In 2016, MakerBot announced that it would be shifting the company’s focus to the professional and educational, and away from the consumer market. In this vein, the company is announcing the launch of a new experimental platform for engineers and developers, called MakerBot Labs, or M Labs for short.

The platform will be offering several new products, such as custom print modes for MakerBot Print software, as well as new customizable hardware and software with open APIs. It gives users more freedom to experiment with advanced materials and 3D printing features, while offering them access to the Internet’s largest community of 3D printing experts. According to MakerBot, the new M Labs platform was “born out of the feedback from MakerBot’s advanced users looking to tap their innovative spirit and expand their 3D printing experience.”

“This release marks another stage of MakerBot’s growth and 3D printing leadership. MakerBot built the industry’s first desktop 3D printers, then the first fully connected 3D printers, and most recently launched solutions for Educators and Professionals that go much wider than our hardware offering. Focusing on these customers’ needs, we learned that the main barrier to wider 3D printing adoption was the lack of a reliable and easy to use solution,” said MakerBot CEO and former company president Nadav Goshen.

“Now, after setting the industry standards for what makes a quality and reliable 3D printing experience, we’re introducing this new, more open platform as a direct response to our advanced users calling for greater freedom with materials and software. This comes as an added option to our advanced users who are looking to experiment, but still need the industry’s best reliability out of the box. MakerBot is especially proud to offer the flexibility and experimentation that MakerBot Labs adds to our existing solutions.”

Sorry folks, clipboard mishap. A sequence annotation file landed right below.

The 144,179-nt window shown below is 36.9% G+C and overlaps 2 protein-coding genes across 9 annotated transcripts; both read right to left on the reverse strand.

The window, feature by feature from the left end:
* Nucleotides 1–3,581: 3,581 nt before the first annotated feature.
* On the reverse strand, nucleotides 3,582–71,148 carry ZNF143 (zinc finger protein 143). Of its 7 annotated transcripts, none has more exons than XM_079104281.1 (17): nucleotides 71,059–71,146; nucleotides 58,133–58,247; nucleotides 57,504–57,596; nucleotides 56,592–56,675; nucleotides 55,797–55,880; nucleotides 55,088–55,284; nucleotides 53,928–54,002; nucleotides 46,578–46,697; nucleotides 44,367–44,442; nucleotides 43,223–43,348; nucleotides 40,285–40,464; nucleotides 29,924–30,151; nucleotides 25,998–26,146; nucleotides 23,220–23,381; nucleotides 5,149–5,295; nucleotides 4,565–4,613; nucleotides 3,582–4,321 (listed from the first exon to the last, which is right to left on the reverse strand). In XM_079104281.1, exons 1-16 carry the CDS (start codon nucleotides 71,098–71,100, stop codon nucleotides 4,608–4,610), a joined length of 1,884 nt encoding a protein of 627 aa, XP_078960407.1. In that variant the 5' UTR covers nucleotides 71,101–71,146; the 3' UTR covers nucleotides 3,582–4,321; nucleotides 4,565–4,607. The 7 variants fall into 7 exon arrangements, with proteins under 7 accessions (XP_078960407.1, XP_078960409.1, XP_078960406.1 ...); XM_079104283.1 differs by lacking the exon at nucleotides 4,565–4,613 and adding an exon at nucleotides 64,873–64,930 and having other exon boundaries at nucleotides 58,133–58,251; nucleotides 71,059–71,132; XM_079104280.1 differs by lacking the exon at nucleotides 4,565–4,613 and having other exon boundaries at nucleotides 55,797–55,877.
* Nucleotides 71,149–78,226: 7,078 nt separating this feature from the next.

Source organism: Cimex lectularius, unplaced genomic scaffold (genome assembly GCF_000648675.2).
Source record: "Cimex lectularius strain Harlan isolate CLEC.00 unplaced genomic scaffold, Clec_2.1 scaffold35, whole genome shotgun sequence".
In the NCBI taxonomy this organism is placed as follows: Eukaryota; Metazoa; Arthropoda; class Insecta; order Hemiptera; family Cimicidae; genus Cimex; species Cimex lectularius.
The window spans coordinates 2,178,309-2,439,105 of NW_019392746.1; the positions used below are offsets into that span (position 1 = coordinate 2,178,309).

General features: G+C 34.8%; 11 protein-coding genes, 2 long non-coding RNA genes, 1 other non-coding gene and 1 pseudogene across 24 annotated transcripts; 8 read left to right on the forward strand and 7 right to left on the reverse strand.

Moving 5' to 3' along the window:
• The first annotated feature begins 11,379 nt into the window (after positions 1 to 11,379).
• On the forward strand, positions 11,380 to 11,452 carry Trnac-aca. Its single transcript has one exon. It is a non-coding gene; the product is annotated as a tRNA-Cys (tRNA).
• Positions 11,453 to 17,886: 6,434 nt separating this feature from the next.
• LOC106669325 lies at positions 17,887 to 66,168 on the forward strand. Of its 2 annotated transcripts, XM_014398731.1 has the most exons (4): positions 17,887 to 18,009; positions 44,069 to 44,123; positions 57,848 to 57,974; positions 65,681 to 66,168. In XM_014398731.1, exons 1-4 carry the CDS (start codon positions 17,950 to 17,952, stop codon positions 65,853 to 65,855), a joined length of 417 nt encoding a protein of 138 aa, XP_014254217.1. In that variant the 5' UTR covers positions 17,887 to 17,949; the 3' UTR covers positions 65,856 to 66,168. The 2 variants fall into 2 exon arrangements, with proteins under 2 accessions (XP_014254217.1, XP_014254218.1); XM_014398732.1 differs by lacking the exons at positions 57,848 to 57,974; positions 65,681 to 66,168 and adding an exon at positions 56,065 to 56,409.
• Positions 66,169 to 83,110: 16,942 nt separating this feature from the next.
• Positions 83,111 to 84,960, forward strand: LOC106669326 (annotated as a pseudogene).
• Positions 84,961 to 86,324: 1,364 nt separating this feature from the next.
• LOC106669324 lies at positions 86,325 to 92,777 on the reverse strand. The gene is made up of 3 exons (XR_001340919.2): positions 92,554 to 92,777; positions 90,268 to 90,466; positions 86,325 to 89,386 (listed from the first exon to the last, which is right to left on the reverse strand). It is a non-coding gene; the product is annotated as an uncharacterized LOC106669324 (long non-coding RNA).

The platform is described as a “powerful sandbox,” which gives users a way to experiment with pushing the limits of the technology, but allows them to still have a safe place to fall back – namely MakerBot’s other tried and true solutions. Users have access to the platform’s range of featured materials, which includes four unique colorFabb filaments, or can feel free to experiment (do you see the overarching theme here?) with their own.

MakerBot Labs is releasing several new products for the platform, the first of which is a new Experimental Extruder with a design that can be modified. The extruder was designed for advanced MakerBot users, in order to customize their 3D printing experience with four interchangeable nozzles. However, you should note that the product is not yet covered under warranty or the company’s MakerCare, so if you’re looking for a more stable platform, you can download the Experimental Extruder Jig from Thingiverse.

It has a modified thermal core and thermal barrier tube, and is easy to swap out. The extruder’s large diameter draft nozzles allow for high-speed draft printing – reducing total print time by up to a whopping 75%. A harder, stainless steel nozzle lets you print with abrasive materials, such as metal composites.

The platform is also releasing new custom print modes for Makerbot Print software. Users can now import and export different custom print setting configurations, as well as define their own modes or test out ones from the greater MakerBot Labs community on Thingiverse.

Speaking of the M Labs community, it’s a resource hub for users – you can submit your own custom print modes, discuss applications and techniques, unlock new, advanced print settings, or collaborate on new apps and APIs.

Check out the MakerBot Labs API forum or GitHub page to get your hands on documentation about software and hardware APIs for MakerBot Labs, and see if you can’t “expand the capabilities of MakerBot 3D printers.”

“We will continue to build on our current solutions to offer the best possible experience for our users,” said Goshen.

“Our users can expect us to continue leading the 3D printing industry with innovative, fully supported 3D printing solutions, and we believe this balance between experimentation and reliability is an important part of those solutions.”

Visit the MakerBot Labs page to join the community and get in on all of the experimental fun.

Discuss this and other 3D printing topics at 3DPrintBoard.com, or share your thoughts below.

[Images: MakerBot]

 

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